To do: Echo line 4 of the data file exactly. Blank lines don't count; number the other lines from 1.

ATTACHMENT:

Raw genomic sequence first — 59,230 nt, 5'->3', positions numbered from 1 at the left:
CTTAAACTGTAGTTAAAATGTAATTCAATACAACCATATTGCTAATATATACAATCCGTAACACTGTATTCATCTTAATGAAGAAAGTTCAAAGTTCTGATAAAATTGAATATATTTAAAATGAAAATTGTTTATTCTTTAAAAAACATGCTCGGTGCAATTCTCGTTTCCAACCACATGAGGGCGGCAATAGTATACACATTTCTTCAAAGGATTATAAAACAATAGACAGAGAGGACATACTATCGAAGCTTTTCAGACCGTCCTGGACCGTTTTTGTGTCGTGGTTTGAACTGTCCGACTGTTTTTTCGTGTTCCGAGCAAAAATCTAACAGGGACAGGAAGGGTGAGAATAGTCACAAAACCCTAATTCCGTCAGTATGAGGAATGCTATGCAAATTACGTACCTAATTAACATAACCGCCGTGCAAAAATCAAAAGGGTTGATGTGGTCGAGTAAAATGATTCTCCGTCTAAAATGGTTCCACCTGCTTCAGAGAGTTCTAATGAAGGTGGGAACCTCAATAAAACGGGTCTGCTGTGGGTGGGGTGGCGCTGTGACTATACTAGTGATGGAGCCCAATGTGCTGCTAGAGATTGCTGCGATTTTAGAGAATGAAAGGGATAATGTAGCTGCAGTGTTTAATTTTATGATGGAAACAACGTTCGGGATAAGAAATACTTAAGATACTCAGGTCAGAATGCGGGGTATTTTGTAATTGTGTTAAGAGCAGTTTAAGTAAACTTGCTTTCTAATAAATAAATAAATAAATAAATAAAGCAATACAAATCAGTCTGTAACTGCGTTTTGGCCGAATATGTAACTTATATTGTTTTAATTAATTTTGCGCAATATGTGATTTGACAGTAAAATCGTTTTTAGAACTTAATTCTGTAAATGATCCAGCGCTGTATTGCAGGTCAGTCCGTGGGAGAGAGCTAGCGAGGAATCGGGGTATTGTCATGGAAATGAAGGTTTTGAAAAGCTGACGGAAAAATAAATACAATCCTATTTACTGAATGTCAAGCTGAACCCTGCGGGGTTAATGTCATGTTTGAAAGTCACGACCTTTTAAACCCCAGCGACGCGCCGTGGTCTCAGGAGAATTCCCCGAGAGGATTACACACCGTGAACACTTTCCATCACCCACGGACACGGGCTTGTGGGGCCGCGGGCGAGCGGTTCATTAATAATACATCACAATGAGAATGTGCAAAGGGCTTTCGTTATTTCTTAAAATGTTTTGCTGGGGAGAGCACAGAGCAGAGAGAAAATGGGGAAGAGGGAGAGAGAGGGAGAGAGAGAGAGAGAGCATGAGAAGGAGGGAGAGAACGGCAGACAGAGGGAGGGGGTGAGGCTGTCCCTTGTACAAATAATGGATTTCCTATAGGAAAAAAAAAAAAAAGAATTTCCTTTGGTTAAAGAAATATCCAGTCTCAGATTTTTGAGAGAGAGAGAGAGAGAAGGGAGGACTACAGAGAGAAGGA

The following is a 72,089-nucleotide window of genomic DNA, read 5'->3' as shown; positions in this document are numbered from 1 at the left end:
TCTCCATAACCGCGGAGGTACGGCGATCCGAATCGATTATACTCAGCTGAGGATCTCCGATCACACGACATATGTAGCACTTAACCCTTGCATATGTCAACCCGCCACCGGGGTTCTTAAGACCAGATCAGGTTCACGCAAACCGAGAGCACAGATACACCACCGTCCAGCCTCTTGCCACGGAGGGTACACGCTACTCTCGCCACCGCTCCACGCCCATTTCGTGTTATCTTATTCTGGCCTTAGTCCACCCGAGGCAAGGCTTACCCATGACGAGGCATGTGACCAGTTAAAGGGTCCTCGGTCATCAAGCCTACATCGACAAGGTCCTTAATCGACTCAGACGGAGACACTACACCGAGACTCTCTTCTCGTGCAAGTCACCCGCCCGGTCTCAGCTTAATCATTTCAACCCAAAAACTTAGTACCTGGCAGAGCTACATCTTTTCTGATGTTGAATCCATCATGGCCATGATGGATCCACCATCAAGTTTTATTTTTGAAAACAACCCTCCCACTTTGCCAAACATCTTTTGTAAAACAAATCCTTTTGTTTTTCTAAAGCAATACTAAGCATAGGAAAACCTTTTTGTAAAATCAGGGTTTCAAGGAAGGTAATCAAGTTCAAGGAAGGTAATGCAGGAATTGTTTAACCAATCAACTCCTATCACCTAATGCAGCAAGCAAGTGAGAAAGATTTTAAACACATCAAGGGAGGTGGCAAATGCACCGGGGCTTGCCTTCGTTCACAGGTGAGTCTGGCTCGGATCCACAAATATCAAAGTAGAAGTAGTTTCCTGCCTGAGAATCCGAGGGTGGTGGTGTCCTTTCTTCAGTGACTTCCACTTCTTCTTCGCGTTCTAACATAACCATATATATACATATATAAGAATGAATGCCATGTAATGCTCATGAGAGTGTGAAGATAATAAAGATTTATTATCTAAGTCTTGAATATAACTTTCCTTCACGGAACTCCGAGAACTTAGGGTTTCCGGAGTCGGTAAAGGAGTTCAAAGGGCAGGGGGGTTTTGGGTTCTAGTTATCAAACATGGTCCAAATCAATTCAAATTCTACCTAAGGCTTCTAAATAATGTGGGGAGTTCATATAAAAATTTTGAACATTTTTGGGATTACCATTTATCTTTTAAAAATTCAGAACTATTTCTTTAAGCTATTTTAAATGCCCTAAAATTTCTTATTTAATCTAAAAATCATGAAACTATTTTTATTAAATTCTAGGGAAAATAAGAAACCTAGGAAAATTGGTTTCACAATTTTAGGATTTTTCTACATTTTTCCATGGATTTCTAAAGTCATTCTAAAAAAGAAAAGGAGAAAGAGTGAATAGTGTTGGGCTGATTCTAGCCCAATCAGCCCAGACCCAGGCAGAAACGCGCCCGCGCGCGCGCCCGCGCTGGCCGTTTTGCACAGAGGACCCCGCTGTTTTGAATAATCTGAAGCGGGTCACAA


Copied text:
TCTCCATAACCGCGGAGGTACGGCGATCCGAATCGATTATACTCAGCTGAGGATCTCCGATCACACGACATATGTAGCACTTAACCCTTGCATATGTCAACCCGCCACCGGGGTTCTTAAGACCAGATCAGGTTCACGCAAACCGAGAGCACAGATACACCACCGTCCAGCCTCTTGCCACGGAGGGTACACGCTACTCTCGCCACCGCTCCACGCCCATTTCGTGTTATCTTATTCTGGCCTTAGTCCACCCGAGGCAAGGCTTACCCATGACGAGGCATGTGACCAGTTAAAGGGTCCTCGGTCATCAAGCCTACATCGACAAGGTCCTTAATCGACTCAGACGGAGACACTACACCGAGACTCTCTTCTCGTGCAAGTCACCCGCCCGGTCTCAGCTTAATCATTTCAACCCAAAAACTTAGTACCTGGCAGAGCTACATCTTTTCTGATGTTGAATCCATCATGGCCATGATGGATCCACCATCAAGTTTTATTTTTGAAAACAACCCTCCCACTTTGCCAAACATCTTTTGTAAAACAAATCCTTTTGTTTTTCTAAAGCAATACTAAGCATAGGAAAACCTTTTTGTAAAATCAGGGTTTCAAGGAAGGTAATCAAGTTCAAGGAAGGTAATGCAGGAATTGTTTAACCAATCAACTCCTATCACCTAATGCAGCAAGCAAGTGAGAAAGATTTTAAACACATCAAGGGAGGTGGCAAATGCACCGGGGCTTGCCTTCGTTCACAGGTGAGTCTGGCTCGGATCCACAAATATCAAAGTAGAAGTAGTTTCCTGCCTGAGAATCCGAGGGTGGTGGTGTCCTTTCTTCAGTGACTTCCACTTCTTCTTCGCGTTCTAACATAACCATATATATACATATATAAGAATGAATGCCATGTAATGCTCATGAGAGTGTGAAGATAATAAAGATTTATTATCTAAGTCTTGAATATAACTTTCCTTCACGGAACTCCGAGAACTTAGGGTTTCCGGAGTCGGTAAAGGAGTTCAAAGGGCAGGGGGGTTTTGGGTTCTAGTTATCAAACATGGTCCAAATCAATTCAAATTCTACCTAAGGCTTCTAAATAATGTGGGGAGTTCATATAAAAATTTTGAACATTTTTGGGATTACCATTTATCTTTTAAAAATTCAGAACTATTTCTTTAAGCTATTTTAAATGCCCTAAAATTTCTTATTTAATCTAAAAATCATGAAACTATTTTTATTAAATTCTAGGGAAAATAAGAAACCTAGGAAAATTGGTTTCACAATTTTAGGATTTTTCTACATTTTTCCATGGATTTCTAAAGTCATTCTAAAAAAGAAAAGGAGAAAGAGTGAATAGTGTTGGGCTGATTCTAGCCCAATCAGCCCAGACCCAGGCAGAAACGCGCCCGCGCGCGCGCCCGCGCTGGCCGTTTTGCACAGAGGACCCCGCTGTTTTGAATAATCTGAAGCGGGTCACAA